Food for the Hungry also partners with Christian artists and influencers including Lauren Daigle, TobyMac, Lecrae, Switchfoot, Third Day and more as part of its Artists Program to promote Food for the Hungry at their concerts and events around the country. Each artists sponsors his or her own child with Food for the Hungry as part of their shared God-given mission with FH to end extreme poverty.

See also[edit]

References[edit]

  1. ^ a b c d "Food for the Hungry (Accredited Organization Profile)". ECFA.org. Retrieved 2014-08-04.
  2. ^ "Feeding the Hungry Dr. Tetsunao Yamamori & Food for the Hungry". Mission Frontiers. Retrieved 3 June 2015.
  3. ^ "Food For The Hungry, Phoenix Officials Assess Relief Programs in Indonesia". Global.christianpost.com. 2005-05-18. Retrieved 2014-08-04.
  4. ^ a b "The Food for the Hungry Story". Policyinnovations.org. Retrieved 2014-08-04.
  5. ^ "Keith Wright - Redux". Askquestions.tv. Retrieved 2014-08-04.
  6. ^ "World Vision International, Inc.: Information from". Answers.com. Retrieved 2014-08-04.
  7. ^ a b "Food for the Hungry | ENN". Fex.ennonline.net. Retrieved 2014-08-04.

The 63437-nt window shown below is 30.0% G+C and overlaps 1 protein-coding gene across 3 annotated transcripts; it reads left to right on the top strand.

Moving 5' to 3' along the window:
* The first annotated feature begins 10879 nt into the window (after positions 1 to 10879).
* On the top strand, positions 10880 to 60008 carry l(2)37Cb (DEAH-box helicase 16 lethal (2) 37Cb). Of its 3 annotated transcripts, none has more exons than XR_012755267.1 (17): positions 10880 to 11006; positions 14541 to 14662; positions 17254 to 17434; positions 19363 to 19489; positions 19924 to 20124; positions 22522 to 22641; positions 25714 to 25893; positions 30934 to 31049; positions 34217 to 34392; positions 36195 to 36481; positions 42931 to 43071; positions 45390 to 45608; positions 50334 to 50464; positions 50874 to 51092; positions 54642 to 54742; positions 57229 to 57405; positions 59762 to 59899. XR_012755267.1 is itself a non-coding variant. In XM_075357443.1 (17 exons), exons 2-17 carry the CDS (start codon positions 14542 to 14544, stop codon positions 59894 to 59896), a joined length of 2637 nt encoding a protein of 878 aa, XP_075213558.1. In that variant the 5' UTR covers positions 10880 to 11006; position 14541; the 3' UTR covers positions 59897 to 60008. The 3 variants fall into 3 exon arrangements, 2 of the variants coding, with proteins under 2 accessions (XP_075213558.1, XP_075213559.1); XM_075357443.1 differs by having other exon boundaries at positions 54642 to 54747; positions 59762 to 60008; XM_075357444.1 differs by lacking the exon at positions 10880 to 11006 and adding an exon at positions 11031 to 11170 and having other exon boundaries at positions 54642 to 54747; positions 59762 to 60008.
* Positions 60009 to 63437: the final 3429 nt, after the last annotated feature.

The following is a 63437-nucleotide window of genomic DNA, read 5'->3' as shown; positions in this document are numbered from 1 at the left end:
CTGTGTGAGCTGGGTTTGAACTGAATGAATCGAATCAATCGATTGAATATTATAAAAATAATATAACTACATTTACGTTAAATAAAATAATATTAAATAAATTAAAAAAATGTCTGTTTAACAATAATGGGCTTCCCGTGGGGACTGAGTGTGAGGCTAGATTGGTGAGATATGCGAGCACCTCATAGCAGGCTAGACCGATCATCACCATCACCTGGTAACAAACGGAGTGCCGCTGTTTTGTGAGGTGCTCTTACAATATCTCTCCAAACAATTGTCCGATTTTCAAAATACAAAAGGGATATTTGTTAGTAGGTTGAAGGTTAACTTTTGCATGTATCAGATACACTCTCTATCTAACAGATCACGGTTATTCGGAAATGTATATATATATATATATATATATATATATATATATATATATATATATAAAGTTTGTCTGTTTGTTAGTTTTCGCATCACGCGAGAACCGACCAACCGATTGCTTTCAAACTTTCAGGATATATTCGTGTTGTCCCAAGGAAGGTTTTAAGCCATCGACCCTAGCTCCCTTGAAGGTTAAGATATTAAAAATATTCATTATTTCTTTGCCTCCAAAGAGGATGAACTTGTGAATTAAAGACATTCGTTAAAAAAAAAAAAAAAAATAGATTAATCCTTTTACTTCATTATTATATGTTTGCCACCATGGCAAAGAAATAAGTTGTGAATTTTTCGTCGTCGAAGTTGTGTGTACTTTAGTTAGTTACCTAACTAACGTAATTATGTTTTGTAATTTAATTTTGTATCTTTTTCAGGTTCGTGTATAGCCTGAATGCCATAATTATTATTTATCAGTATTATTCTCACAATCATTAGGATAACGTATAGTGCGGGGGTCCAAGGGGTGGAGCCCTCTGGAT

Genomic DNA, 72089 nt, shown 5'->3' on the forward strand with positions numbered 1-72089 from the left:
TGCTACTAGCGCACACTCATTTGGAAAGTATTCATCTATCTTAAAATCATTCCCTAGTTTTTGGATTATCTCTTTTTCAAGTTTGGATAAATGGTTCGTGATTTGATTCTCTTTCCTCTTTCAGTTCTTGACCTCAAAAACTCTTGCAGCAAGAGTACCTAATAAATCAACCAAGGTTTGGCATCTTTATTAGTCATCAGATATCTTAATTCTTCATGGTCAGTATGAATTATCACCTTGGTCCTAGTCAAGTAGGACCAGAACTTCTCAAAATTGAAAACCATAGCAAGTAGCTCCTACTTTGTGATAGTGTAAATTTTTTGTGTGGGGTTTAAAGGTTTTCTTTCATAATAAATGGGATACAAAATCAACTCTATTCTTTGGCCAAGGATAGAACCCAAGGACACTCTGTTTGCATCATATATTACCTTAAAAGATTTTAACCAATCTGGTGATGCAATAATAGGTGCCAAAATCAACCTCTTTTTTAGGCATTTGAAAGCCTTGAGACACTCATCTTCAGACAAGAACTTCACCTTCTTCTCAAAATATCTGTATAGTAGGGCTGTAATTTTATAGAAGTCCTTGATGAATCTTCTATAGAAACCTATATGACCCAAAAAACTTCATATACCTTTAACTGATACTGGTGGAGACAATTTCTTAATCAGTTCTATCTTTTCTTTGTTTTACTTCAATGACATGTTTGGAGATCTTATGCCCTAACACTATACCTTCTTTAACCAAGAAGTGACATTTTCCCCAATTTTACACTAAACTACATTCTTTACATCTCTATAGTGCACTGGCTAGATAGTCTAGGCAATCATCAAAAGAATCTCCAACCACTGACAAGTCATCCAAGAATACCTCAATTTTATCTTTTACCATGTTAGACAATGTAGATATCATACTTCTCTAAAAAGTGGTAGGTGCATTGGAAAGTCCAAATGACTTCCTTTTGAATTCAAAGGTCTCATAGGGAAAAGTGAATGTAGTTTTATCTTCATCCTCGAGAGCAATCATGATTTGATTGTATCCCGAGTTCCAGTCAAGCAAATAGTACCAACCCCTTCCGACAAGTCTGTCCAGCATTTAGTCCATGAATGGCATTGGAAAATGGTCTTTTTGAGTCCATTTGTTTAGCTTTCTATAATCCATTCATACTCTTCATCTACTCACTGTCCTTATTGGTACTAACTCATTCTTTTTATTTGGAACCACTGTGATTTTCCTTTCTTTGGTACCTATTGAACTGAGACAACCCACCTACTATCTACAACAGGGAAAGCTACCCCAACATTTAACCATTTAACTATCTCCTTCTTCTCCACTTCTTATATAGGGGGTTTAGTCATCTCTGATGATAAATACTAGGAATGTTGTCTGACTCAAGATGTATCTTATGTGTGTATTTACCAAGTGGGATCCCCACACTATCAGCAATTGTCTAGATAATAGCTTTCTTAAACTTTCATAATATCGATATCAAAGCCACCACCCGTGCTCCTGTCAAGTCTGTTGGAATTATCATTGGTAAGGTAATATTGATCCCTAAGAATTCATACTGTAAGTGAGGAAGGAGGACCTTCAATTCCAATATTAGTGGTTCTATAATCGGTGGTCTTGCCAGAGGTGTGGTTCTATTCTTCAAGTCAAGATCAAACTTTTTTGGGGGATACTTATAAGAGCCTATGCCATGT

8. ^ "Definition & Criteria". Care Group Info. Retrieved 2014-08-04.
  9. ^ Myers, Bryant L. (2011). Walking with the poor : principles and practices of transformational development. Maryknoll, N.Y.: Orbis Books. ISBN 978-1570759390.
  10. ^ "Food for the Hungry Association (FH) | GPPlatform". Gpplatform.ch. Retrieved 2014-08-04.
  11. ^ https://vocf.net/uploaded_project/fhifdir07.pdf
  12. ^ "Work | Countries | Food for the Hungry". Fh.org. Retrieved 2014-08-04.
  13. ^ "Food for the Hungry". Fh.org. Retrieved 2014-08-04.
  14. ^ "About | Vision and Mission | Food for the Hungry". Fh.org. Retrieved 2014-08-04.
  15. ^ "Statement of Faith". Nae.net. Retrieved 2014-08-04.
  16. ^ "Biblical Worldview: Both a Foundation and an Umbrella - Food for the Hungry Blog". Blog.fh.org. 2012-08-17. Retrieved 2014-08-04.
  17. ^ "Food for the Hungry". Berkleycenter.georgetown.edu. Retrieved 2014-08-04.
  18. ^ [1]
  19. ^ "Partnership Opportunities | U.S. Agency for International Development". Usaid.gov. 2014-07-18. Retrieved 2014-08-04.
  20. ^ "FH Values, Mission, and Purpose". Food for the Hungry.
  21. ^ "Food for the Hungry 2011 Annual Report by Food for the Hungry". ISSUU. Retrieved 2014-08-04.
  22. ^ "Gifts-in-Kind | Food for the Hungry". Fh.org. Retrieved 2014-08-04.
  23. ^ "Wayback Machine" (PDF). www.fh.org. Archived from the original (PDF) on 2014-05-05.
  24. ^ Marina Walker Guevaraemail. "Food for the Hungry | Center for Public Integrity". Publicintegrity.org. Retrieved 2014-08-04.
  25. ^ "Gordon Wyon Awards". APHA. Retrieved 2014-08-04.
  26. ^ Evans, Dave. "Faith Summit on AIDS Receives Accolades | Food for the Hungry". Blogs.christianpost.com. Retrieved 2014-08-04.
  27. ^ "Food for the Hungry Names Roberto Clemente Jr. Global Ambassador" (PDF). Food for the Hungry. March 16, 2017. Retrieved 2017-11-13.

External links[edit]